Apple added that many customers have switched to wireless headphones like AirPods, and said there are over two billion Apple power adapters in the world, implying that many customers no longer need these accessories.

Last month, the Apple Watch Series 6 and Apple Watch SE launched without power adapters in the box, so it is no surprise that iPhones have followed suit. However, all iPad models are still bundled with power adapters in the box for now.

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Pachama: Carbon-credit startup puts a price on trees, market opportunity

  • Backed by Amazon and a fund led by Bill Gates, Pachama runs a marketplace for forest carbon credits. 
  • Carbon credits are generated when a forest is conserved or restored. 
  • As more companies pledge to reduce or eliminate their emissions, the market for carbon credits is expected to surge. 
  • Researchers challenge the efficacy of carbon credits for curbing deforestation and reducing global emissions.
  • For more stories like this, sign up here for our weekly energy newsletter.

In late August, a forest fire, set by lightning and emboldened by climate change, whipped across the Santa Cruz Mountains in California, ultimately burning more than 85,000 acres. 

Diego Saez Gil’s home was among its victims. 

Ironically, it was in that home that Saez Gil dreamt up the idea for his startup, Pachama. Founded in 2018, the company aims to fight climate change — which makes wildfires more common and severe — by protecting forests.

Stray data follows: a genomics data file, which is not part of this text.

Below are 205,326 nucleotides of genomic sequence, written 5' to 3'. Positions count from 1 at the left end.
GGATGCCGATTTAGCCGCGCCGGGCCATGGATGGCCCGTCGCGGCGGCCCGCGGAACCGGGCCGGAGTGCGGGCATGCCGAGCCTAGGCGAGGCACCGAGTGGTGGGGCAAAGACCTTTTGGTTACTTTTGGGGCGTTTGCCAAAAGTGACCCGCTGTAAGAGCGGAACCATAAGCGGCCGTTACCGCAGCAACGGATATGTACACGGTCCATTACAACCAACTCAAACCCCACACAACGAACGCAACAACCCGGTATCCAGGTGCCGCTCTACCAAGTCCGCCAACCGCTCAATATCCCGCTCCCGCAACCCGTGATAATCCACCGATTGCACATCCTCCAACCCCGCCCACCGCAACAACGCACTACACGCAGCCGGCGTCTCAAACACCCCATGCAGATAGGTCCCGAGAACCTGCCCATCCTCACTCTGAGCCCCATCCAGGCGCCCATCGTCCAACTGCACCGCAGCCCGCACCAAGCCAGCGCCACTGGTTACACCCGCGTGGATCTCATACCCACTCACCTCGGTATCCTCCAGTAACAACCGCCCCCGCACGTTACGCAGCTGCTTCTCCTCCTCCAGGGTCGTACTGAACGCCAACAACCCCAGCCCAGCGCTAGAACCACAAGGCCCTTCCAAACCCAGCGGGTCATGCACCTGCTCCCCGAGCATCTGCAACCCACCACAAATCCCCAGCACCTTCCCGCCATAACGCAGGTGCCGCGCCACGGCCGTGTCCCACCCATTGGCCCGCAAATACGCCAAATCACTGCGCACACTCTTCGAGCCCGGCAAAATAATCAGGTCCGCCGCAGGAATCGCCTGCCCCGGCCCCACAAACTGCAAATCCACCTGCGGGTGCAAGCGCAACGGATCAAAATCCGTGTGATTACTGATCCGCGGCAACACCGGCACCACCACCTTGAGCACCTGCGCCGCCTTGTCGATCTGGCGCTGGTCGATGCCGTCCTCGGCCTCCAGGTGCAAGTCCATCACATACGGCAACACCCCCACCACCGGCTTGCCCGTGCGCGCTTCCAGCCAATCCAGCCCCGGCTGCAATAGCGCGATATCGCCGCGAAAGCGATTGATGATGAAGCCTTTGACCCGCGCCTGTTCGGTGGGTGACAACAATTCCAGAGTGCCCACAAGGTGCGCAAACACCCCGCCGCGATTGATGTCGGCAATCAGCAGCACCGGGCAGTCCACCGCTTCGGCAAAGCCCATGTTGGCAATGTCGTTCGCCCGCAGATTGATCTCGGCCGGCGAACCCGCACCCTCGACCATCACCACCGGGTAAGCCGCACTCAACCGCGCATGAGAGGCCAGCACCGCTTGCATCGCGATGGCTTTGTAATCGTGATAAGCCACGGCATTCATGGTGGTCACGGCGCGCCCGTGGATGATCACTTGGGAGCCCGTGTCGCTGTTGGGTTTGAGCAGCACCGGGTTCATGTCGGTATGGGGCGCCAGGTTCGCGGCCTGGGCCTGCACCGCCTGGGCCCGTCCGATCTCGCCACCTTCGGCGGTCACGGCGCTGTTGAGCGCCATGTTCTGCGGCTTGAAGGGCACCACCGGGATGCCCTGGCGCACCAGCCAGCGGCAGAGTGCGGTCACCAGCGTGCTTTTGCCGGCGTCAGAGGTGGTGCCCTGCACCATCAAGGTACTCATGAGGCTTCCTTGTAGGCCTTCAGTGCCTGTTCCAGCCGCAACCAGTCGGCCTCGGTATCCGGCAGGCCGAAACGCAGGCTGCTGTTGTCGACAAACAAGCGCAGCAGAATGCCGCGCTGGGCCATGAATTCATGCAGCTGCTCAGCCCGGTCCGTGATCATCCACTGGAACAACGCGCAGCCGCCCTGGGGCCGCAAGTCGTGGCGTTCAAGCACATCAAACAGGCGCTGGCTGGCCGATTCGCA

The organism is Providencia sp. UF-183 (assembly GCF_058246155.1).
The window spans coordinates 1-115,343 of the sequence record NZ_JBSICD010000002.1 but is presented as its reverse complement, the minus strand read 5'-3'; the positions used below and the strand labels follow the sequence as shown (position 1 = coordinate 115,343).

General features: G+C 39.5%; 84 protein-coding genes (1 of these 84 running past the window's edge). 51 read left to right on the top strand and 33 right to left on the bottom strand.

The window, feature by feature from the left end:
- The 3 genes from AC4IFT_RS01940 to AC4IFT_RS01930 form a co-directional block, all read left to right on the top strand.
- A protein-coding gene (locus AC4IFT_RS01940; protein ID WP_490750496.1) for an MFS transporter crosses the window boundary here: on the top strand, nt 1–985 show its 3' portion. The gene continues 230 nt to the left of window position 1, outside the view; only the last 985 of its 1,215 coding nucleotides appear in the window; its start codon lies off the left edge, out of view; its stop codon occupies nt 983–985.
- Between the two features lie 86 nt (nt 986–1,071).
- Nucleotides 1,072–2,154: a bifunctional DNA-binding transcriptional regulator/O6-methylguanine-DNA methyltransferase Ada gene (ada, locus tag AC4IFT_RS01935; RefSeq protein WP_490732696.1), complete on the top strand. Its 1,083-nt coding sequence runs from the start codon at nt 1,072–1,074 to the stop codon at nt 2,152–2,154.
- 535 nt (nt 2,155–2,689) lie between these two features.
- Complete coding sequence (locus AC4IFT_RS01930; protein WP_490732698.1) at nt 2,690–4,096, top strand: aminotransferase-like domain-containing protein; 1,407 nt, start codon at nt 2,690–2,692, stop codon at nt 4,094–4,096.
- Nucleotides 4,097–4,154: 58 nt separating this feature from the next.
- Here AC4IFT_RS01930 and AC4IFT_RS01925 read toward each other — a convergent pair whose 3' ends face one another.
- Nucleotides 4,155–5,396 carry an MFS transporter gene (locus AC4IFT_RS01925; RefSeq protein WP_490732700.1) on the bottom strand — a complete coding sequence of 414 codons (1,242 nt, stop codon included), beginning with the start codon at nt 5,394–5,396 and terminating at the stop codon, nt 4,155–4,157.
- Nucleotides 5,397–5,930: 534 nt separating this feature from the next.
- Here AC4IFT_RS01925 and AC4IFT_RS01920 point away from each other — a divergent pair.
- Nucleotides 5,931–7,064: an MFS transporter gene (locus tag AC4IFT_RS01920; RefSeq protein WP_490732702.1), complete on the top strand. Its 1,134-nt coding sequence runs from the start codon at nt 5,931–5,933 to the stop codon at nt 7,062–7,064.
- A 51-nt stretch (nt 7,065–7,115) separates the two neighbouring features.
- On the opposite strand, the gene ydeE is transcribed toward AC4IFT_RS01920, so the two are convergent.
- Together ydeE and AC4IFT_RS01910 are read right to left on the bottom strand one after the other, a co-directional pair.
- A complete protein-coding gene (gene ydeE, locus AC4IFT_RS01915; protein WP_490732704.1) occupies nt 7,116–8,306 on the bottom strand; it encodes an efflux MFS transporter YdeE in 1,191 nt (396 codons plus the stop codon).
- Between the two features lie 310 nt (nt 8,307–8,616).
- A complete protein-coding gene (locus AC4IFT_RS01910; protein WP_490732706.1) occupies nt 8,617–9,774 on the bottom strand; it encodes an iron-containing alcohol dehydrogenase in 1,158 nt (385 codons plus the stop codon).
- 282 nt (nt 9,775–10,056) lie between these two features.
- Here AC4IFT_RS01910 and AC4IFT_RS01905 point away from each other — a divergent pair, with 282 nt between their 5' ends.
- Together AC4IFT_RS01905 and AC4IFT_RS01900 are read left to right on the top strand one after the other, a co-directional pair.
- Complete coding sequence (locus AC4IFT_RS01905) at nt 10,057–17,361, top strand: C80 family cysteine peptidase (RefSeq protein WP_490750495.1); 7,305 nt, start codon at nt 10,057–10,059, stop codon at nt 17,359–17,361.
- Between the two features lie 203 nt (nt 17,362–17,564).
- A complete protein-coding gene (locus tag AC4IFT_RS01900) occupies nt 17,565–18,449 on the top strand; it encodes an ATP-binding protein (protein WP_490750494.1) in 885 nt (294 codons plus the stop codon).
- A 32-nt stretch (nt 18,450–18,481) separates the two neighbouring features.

“It is meaningful that now my house is taken by the consequences of climate change, and that those forests will need restoring soon,” Saez Gil, the company’s cofounder, wrote on Medium the day after his home was destroyed. “You can’t make our mission more personal to me now.” 

Click here to subscribe to Insider Energy, Business Insider’s weekly energy newsletter.

Saez Gil’s startup is a tech company, but it’s not your typical Silicon Valley startup.

Pachama sells carbon credits, which represent the carbon dioxide that trees remove from the air. Forests that are protected or restored can generate credits, and companies can buy them to offset their own emissions.

The idea is that, in doing so, businesses can help curb deforestation while reducing their overall climate footprint. 

Though Pachama is just a few years old, it’s won backing from major investors including Bill Gates’ Breakthrough Energy Ventures, Amazon, and tennis

iPhone 12 got a major leak just before launch day: Details on price and release dates

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The iPhone 11 taking advantage of iOS 14’s ability to customize the home page. 


Angela Lang/CNET

Apple’s official event is Tuesday, but possible leaks about the next iPhone — widely expected to be called the iPhone 12 — continue to come out. Leaker Kang posted on Chinese social media site Weibo that there will be four models of iPhones that range in price from $699 to $1,099, according to The Verge.